STRASBOURG, France, Nov. 3 (UPI) -- The European Court of Human Rights ruled Tuesday that crucifixes in Italian schools violate the religious rights of both children and parents.
The court, which sits in Strasbourg, France, ruled in an appeal by a Finnish immigrant to Italy, the Italian news agency ANSA reported. Soile Lautsi, who is an Italian citizen and lives near Padua, had lost in Italian courts when she asked for the removal of crosses from classrooms in her children's schools.
The Italian government must pay Lautsi 5,000 euros ($7,350) in "moral damages," the court said.
The Vatican refused immediate comment on the decision, with officials saying they had not seen the ruling.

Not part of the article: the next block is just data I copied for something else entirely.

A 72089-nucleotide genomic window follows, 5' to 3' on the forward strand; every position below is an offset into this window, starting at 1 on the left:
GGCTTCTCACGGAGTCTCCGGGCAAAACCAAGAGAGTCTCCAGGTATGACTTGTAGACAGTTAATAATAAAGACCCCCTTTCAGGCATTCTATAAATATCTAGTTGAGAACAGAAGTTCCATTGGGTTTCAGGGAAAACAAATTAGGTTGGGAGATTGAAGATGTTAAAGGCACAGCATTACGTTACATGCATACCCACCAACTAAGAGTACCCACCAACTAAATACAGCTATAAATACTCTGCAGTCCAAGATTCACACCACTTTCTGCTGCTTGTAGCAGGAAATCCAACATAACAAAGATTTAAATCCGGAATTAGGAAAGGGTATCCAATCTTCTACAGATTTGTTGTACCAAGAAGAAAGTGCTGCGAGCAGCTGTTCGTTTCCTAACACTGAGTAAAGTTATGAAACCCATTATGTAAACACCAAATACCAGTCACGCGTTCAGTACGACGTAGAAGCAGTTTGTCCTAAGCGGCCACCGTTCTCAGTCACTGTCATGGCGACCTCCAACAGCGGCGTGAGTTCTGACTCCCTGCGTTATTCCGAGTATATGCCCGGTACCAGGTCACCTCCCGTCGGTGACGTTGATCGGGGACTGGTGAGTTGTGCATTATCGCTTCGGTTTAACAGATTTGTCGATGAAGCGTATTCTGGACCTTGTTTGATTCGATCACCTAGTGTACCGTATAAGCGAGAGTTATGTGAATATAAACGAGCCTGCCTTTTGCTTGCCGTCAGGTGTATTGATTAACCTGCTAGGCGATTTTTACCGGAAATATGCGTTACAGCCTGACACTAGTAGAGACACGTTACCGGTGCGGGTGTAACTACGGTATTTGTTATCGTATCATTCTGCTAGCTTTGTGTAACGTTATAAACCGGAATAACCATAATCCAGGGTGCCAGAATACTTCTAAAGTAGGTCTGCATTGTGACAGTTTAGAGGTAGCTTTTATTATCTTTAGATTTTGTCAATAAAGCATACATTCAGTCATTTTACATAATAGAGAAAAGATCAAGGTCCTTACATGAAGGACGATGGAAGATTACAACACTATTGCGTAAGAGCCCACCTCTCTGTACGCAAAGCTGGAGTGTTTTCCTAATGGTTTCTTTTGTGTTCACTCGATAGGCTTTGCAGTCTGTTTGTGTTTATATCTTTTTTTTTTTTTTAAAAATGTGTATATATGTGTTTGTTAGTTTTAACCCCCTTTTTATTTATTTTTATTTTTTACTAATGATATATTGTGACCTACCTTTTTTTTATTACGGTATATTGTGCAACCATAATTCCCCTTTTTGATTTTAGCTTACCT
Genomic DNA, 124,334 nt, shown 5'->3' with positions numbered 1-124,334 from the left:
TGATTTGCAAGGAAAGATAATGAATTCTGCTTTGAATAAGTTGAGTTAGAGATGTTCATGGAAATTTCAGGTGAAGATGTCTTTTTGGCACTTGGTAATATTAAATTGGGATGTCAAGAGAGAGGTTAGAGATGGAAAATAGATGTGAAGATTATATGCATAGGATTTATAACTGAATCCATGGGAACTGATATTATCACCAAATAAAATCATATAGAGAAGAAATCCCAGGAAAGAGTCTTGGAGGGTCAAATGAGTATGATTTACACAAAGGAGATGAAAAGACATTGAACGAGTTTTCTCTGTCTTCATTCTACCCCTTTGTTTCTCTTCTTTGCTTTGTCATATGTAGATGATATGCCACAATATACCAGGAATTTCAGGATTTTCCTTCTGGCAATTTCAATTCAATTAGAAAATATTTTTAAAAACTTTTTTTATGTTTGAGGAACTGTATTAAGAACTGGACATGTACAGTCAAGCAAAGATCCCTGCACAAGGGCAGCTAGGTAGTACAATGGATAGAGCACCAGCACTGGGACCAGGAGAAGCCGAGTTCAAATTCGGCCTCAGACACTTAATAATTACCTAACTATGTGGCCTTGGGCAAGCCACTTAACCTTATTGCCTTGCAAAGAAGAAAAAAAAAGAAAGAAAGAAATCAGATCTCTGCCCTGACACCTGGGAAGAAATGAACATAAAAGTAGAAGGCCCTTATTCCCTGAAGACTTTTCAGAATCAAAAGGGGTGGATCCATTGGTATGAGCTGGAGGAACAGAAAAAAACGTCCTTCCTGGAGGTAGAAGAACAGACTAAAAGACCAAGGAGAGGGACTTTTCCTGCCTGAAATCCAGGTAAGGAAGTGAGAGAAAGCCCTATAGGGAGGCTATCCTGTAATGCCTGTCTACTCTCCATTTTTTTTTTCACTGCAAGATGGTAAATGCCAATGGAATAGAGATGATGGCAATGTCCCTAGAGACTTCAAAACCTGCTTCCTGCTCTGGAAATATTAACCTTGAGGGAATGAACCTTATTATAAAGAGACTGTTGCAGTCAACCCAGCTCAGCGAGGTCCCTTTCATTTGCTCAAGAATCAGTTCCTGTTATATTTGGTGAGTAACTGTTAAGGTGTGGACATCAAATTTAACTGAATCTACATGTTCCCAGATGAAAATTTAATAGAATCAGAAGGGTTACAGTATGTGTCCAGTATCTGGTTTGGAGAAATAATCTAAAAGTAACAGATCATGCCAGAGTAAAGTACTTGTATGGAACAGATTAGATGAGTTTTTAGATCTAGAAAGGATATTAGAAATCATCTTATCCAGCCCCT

''I believe reflection is needed before commenting,'' said the Rev. Federico Lombardi, a spokesman for the Catholic Church.
Conservative politicians in Italy denounced the decision. Education Minister Mariastella Gelmini called classroom crucifixes ''a symbol of Italian tradition," not a Christian one.
Under current Italian law, local governments can decide whether to hang crucifixes in public buildings.